The world is running out of antibiotics. This researcher is working on finding a solution.

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With too few antibiotics under development to keep up with the rise of antibiotic-resistant infections, the world is starting to run out of antibiotics.

That also means hospitals will start seeing more patients with infections they can’t treat, and more infections that were once easily treated are becoming fatal. A Purdue University scientist is trying to keep that from happening.

Mohamed Seleem, a professor of microbiology in Purdue University’s College of Veterinary Medicine, is studying whether FDA-approved drugs can treat antibiotic resistant infections.

“The reality is that we are entering a time where we will run out of antibiotics,” Seleem said. “It’s a scary thought and it’s a critical situation. That’s what keeps encouraging me – knowing that if this works, this is going to make a difference and potentially save lives.”

Seleem’s research and expertise is focused on developing new antimicrobials and the improved delivery of drugs for the treatment of infectious diseases that affect both humans and animals.

Seleem portrait Mohamed Seleem, a professor of microbiology at Purdue, is studying whether FDA-approved drugs can treat antibiotic-resistant infections. (Purdue University photo/Mark Simons) Download image

Seleem and his team are working with more than 4,000 approved drugs to see just how many might be able to treat antibiotic resistant infections, such as Neisseria gonorrhoeae (a pathogen responsible for gonorrhea) MRSA and Clostridium difficile (also known as C. diff.)

For example, Seleem is screening several drugs to see how well they can treat vancomycin-resistant enterococci (VRE), which is to blame for more than 5% of all deaths attributed to antibiotic-resistant infection in the U.S., second only to MRSA.

Enterococci are bacteria that live in intestines and genital tracts and can sometimes cause infection, in which case they’re treated with an antibiotic called vancomycin. However, enterococci are becoming resistant to the drug at an alarming rate. About 20,000 people in the U.S. are infected with VRE each year, and slightly less than 10% of those infections are fatal.

The World Health Organization predicts that worldwide death rates from drug-resistant infections will rise from 700,000 per year to 10 million by 2050, which would make them the main cause of death in humans. Antibiotics have saved countless lives since they were introduced – but now, antimicrobial resistance is becoming a global health emergency.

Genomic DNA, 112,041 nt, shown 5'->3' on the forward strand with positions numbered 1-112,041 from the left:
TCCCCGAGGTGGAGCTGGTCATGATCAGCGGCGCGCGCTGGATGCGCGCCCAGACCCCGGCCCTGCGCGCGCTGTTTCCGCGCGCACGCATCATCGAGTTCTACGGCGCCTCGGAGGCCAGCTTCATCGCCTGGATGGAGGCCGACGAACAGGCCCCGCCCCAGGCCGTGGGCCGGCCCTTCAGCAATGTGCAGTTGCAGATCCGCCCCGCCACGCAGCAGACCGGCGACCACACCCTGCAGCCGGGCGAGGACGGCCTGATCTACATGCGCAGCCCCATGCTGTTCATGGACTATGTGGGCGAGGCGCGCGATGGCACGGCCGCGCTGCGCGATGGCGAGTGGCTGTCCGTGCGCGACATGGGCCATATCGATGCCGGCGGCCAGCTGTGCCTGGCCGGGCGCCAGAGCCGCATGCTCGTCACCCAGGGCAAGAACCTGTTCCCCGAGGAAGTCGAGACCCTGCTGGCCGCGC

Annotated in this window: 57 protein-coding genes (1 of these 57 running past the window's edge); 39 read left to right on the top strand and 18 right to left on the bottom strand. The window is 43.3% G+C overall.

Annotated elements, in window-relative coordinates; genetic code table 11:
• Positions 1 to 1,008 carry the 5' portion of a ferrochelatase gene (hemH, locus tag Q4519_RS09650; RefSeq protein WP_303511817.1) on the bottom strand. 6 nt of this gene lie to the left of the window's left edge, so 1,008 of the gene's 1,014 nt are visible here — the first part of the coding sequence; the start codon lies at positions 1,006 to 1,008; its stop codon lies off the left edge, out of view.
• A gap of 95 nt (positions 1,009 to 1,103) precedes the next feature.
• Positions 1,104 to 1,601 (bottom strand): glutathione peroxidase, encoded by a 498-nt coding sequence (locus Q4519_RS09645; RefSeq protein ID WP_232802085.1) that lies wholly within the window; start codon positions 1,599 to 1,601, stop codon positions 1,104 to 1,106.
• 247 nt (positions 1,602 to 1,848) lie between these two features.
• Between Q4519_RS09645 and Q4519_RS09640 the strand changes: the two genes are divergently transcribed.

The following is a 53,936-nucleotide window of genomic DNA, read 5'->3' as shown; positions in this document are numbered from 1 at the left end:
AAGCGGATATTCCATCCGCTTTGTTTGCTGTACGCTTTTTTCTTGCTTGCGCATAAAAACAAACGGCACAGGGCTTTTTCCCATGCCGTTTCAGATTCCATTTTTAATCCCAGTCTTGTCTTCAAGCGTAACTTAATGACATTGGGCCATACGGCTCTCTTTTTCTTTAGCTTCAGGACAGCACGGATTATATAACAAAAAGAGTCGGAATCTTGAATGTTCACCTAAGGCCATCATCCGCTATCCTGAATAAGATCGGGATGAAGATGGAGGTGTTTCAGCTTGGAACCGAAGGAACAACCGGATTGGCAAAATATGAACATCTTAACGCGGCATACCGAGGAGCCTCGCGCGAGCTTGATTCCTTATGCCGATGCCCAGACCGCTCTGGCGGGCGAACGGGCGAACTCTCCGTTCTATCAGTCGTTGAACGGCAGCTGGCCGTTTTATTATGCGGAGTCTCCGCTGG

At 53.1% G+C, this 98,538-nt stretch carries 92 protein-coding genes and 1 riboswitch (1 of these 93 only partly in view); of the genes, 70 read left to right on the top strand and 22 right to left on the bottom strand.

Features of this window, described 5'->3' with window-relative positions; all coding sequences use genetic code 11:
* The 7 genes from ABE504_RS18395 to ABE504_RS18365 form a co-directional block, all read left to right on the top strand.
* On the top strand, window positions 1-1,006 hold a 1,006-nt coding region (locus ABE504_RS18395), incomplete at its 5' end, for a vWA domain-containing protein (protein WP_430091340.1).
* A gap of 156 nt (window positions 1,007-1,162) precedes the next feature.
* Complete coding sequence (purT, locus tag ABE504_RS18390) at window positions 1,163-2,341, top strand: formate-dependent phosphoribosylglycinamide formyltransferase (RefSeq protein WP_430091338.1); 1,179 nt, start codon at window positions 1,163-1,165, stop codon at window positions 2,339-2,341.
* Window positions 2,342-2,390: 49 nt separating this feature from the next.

“We could be entering a time where patients will fear common infections,” Seleem said. “My hope is that academia will help provide some answers.”

Seleem is screening several drugs often used to treat glaucoma, called carbonic anhydrase inhibitors (CAIs), to see how well they can treat VRE.

“The good news about these drugs is that they don’t require extensive studying because it’s already been approved for human use,” Seleem said. “The only obstacle that gets in the way is finding the right drug that kills exactly the right bacteria.”

Being able to understand the drug – including their side effects and how exactly they’re being used – is saving time, and money, in Seleem’s research. Now, it’s just a matter of making the drugs more potent and starting pre-clinical trials. Seleem is working with  Daniel Flaherty, an assistant professor of medicinal chemistry and molecular pharmacology at Purdue, to learn how to modify the CAIs to make them more potent.

“Antibiotic resistance is very complicated,” Seleem said. “Little by little, we’re starting to understand it more, and we’re starting to see the bigger picture here.”

Seleem’s research is being supported by the National Institutes of Health, National Academy of Sciences, National Science Foundation and the National Institute of Food and Agriculture.

Seleem’s previous work includes creating a potential new method for treating MRSA infections by using blue light. MRSA is often called a “superbug” because it can dodge many common antibiotics. Seleem, working with Boston University, discovered that exposing the bug to blue light can render it defenseless against antiseptics as mild as hydrogen peroxide.

Seleem’s work aligns with Purdue’s Giant Leaps celebration, acknowledging the university’s global advancements made in health, longevity and quality of life as part of Purdue’s 150th anniversary. This is one of the four themes of the yearlong celebration’s Ideas Festival, designed to showcase Purdue as an intellectual center solving real-world issues.

Writer: Abbey Nickel, 765-496-1325, nickela@purdue.edu

Source: Mohamed Seleem, 765-494-0763, mseleem@purdue.edu

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